Nevertheless, every four years when the World Cup comes around discussions begin on whether this will be the year that soccer finally breaks through and becomes a popular sport in America. And, again, the answer this time around will be “no,” but it’s not because Americans think that watching flimsy foreign people run around a big green lawn is boring. Just like anything with widespread recognition, soccer’s popularity comes down to exposure, and soccer will never be popular in America as long as American’s aren’t exposed to it. Unlike the other major American sports, Major League Soccer does not have a lucrative network television deal that would bring the game into the homes of every American citizen. The NFL (Fox, CBS, NBC, and ESPN), NBA (ESPN and TNT), and Major League Baseball (Fox and ESPN) all have network deals that broadcast their regular season and playoff games. These sports are highly exposed. So why don’t the networks strike a deal with soccer? Like most things in life, it comes down to money.
Soccer simply doesn’t make money for television networks. It’s is a game that’s played on a continuous clock that doesn’t stop; one half of soccer runs for a minimum of forty-five continuous minutes. The clock continues to run during time-outs, player substitutions, injuries, etc. This means that there are no breaks in the game for television commercials, which is where all TV revenue comes from. In football, broadcasted games cut to commercials for time-outs, change of possessions, player injuries, two-minute warnings, and end of quarters. There are even time-outs during the game for no purpose other than to let the networks show commercials (these are called “TV Time-outs”). In baseball, there are commercials between every half-inning and pitcher substitutions. In basketball, there are commercials between quarters, for every full time-out, (sometimes) between free throws, and whenever Ron Artest punches out a fan. In soccer, the only opportunity to show commercials during a game is at halftime. It doesn’t make financial sense for a network to sign a significant broadcast deal with MLS. (To a lesser extent, this is also why hockey doesn’t gain as much traction as football, basketball, and baseball.) If the networks figured out a way to make soccer lucrative, we’d see soccer every day, we’d be cheering for our local MLS teams every year, and we’d be apoplectic about Team USA getting punked by Ghana every four years.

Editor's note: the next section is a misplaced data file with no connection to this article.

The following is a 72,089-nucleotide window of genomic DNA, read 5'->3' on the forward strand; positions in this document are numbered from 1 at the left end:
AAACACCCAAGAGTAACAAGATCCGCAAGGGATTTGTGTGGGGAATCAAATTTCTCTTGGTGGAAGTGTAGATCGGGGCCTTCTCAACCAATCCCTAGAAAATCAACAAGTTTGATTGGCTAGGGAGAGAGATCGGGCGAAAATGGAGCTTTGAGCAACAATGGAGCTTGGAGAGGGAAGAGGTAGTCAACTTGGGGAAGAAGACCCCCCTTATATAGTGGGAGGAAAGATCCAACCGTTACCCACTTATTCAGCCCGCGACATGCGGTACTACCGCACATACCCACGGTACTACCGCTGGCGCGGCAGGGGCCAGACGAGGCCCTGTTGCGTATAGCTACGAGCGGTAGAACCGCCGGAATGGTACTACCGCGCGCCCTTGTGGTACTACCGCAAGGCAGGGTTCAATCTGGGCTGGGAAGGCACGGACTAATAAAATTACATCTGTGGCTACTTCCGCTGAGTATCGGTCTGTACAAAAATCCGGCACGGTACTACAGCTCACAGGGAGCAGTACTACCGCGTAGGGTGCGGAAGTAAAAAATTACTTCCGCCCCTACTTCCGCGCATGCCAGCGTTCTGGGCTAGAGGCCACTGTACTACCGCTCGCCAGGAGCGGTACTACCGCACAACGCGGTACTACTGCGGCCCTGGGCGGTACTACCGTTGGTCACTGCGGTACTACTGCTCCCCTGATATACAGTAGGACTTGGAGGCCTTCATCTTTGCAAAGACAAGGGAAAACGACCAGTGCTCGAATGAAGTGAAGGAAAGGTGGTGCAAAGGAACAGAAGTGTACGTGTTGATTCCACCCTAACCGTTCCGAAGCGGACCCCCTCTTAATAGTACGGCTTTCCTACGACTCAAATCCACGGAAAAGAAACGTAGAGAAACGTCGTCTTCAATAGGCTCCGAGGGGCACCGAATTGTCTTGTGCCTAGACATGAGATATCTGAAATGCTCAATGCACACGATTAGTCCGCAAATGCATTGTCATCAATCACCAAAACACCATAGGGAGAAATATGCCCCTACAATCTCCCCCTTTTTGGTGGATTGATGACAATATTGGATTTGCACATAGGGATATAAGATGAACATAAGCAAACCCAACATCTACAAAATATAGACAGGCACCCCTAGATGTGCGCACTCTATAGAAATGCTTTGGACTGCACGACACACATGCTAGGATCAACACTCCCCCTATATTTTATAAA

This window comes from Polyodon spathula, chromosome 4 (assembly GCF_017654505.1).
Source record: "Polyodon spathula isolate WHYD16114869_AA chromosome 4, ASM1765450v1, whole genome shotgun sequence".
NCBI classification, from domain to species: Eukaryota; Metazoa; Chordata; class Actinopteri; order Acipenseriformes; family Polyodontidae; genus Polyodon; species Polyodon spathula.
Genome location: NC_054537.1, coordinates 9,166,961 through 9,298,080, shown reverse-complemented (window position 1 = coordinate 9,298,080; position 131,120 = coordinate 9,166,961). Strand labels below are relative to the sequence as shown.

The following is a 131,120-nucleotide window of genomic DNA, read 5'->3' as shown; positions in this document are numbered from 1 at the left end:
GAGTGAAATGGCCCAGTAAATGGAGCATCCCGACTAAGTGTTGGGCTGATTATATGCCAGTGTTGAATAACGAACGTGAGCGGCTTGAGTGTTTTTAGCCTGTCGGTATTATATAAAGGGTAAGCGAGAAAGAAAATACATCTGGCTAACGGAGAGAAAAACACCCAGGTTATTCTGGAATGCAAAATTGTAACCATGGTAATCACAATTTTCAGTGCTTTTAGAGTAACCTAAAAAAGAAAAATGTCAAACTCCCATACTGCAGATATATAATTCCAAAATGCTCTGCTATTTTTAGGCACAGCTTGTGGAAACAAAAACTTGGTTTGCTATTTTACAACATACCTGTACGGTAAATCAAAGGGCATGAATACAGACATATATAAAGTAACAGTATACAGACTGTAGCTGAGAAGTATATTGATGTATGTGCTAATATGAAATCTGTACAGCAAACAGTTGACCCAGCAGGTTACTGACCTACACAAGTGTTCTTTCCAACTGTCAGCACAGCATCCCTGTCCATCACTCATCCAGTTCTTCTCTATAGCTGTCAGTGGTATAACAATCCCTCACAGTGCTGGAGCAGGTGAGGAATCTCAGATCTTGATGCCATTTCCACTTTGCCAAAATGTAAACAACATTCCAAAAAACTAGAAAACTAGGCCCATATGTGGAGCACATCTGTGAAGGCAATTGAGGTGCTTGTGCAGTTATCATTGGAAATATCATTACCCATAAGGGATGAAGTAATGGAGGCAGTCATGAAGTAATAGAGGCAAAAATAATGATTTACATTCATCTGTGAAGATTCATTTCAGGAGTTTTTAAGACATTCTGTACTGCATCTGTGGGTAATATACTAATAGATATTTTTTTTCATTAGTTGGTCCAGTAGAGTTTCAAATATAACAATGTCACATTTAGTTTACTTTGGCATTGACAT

Americans don’t hate soccer. We only think we do. We need to realize that by “hating” soccer, we’re not being “tough.” By snubbing soccer, we aren’t being particular about sports, and we’re certainly not being more “American.” We’re just being a byproduct of the television networks’ balance sheets. Americans are victims of exposure, and we’ve literally gone so far as to name our children after it. Even if you adamantly insist that you genuinely hate that foreign sport, I insist that you’d like it if it was on every Sunday night on NBC, every Monday night on ESPN, or every Saturday afternoon on Fox. Because, just how you may insist that you hate teenage pop superstars, at some point in the last 2 years I guarantee you found yourself singing Party in the USA and I guarantee that you liked it.
Oops, I did it again.